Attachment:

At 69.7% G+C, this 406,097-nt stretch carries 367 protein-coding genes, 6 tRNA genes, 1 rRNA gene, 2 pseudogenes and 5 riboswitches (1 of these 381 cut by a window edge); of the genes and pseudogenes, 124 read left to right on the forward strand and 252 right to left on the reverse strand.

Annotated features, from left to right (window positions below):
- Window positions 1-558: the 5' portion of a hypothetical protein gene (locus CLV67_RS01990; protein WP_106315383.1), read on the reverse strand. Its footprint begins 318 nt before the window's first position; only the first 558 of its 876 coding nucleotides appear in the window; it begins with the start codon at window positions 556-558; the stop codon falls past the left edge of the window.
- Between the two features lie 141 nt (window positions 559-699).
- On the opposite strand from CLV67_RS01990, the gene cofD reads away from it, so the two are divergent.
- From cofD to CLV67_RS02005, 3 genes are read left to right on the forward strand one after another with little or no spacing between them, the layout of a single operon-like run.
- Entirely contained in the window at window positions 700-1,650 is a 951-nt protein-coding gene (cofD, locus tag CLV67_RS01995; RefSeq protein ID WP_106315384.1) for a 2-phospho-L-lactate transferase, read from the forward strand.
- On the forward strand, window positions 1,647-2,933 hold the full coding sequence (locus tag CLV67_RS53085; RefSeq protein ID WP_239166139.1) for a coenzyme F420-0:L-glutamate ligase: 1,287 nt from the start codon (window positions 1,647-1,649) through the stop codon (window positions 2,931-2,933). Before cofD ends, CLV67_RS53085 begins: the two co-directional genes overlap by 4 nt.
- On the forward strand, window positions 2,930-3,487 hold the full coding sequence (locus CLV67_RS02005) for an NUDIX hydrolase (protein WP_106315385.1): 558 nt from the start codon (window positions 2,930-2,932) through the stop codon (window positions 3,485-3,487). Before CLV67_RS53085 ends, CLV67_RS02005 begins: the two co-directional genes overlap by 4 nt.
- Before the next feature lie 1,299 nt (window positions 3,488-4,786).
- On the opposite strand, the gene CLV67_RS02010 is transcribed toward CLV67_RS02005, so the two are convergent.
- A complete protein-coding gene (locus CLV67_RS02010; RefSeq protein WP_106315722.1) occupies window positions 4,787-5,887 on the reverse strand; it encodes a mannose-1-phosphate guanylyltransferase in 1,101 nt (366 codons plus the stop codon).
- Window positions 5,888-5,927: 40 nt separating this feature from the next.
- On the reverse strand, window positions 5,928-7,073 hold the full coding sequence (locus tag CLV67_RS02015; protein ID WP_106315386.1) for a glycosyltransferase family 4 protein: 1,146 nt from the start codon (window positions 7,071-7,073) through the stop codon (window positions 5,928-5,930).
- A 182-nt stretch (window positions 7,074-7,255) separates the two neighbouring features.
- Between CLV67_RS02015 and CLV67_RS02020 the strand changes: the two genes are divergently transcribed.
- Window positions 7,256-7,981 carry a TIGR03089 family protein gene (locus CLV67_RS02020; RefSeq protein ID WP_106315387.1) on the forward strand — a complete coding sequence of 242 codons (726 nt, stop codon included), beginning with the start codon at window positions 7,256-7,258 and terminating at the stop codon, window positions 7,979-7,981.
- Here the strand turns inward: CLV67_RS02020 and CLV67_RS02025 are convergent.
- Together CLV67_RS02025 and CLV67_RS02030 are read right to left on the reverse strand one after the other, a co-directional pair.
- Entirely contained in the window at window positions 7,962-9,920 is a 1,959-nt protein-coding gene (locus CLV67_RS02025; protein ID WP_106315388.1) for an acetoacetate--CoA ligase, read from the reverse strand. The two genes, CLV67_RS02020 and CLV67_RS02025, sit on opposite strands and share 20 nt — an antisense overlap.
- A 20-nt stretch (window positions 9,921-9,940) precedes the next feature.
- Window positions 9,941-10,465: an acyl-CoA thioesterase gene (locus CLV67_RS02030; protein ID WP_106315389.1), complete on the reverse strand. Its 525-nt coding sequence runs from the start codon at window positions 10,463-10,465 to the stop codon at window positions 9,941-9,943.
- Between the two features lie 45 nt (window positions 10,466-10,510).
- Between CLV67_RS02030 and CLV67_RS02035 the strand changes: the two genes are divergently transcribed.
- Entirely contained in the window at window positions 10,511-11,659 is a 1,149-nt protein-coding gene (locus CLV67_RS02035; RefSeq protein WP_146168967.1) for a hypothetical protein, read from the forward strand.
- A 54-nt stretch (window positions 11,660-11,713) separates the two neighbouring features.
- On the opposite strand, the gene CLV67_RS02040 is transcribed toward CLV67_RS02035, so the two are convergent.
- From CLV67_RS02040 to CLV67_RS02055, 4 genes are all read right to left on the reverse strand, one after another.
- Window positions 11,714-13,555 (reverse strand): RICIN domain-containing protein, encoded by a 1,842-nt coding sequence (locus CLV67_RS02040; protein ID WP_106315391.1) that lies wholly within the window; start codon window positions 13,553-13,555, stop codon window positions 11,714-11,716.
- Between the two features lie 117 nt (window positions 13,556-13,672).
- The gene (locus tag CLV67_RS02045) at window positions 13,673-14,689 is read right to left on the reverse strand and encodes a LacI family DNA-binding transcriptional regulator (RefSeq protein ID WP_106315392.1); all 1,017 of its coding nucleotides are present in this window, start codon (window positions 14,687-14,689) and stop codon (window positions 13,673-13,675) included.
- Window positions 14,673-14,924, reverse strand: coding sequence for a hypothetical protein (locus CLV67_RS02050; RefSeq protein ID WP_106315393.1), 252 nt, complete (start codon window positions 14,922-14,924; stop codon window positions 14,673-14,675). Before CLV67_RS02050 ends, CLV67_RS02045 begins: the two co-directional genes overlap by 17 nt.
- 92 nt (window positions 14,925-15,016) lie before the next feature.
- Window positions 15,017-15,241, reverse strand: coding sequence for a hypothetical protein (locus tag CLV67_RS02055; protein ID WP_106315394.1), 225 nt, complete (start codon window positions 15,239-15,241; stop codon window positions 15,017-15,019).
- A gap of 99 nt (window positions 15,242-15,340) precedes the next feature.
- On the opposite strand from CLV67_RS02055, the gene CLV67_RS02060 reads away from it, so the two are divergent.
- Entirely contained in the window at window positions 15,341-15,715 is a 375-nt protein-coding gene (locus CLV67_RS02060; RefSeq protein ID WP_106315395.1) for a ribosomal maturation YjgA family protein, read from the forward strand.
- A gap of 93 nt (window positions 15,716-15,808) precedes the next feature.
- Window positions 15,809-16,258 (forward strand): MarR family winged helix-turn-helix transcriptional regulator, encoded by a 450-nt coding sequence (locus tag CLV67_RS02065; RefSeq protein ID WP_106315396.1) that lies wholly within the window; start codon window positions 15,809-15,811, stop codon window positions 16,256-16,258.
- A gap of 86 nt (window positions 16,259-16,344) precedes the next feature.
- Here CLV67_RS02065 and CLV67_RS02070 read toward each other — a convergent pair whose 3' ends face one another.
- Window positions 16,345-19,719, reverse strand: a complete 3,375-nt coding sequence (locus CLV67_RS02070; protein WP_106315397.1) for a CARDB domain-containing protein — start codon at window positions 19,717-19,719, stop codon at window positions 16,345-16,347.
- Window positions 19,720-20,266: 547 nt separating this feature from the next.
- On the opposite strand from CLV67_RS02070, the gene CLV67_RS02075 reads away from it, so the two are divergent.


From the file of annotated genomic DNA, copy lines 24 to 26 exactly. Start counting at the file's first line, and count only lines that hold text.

- Between CLV67_RS02030 and CLV67_RS02035 the strand changes: the two genes are divergently transcribed.
- Entirely contained in the window at window positions 10,511-11,659 is a 1,149-nt protein-coding gene (locus CLV67_RS02035; RefSeq protein WP_146168967.1) for a hypothetical protein, read from the forward strand.
- A 54-nt stretch (window positions 11,660-11,713) separates the two neighbouring features.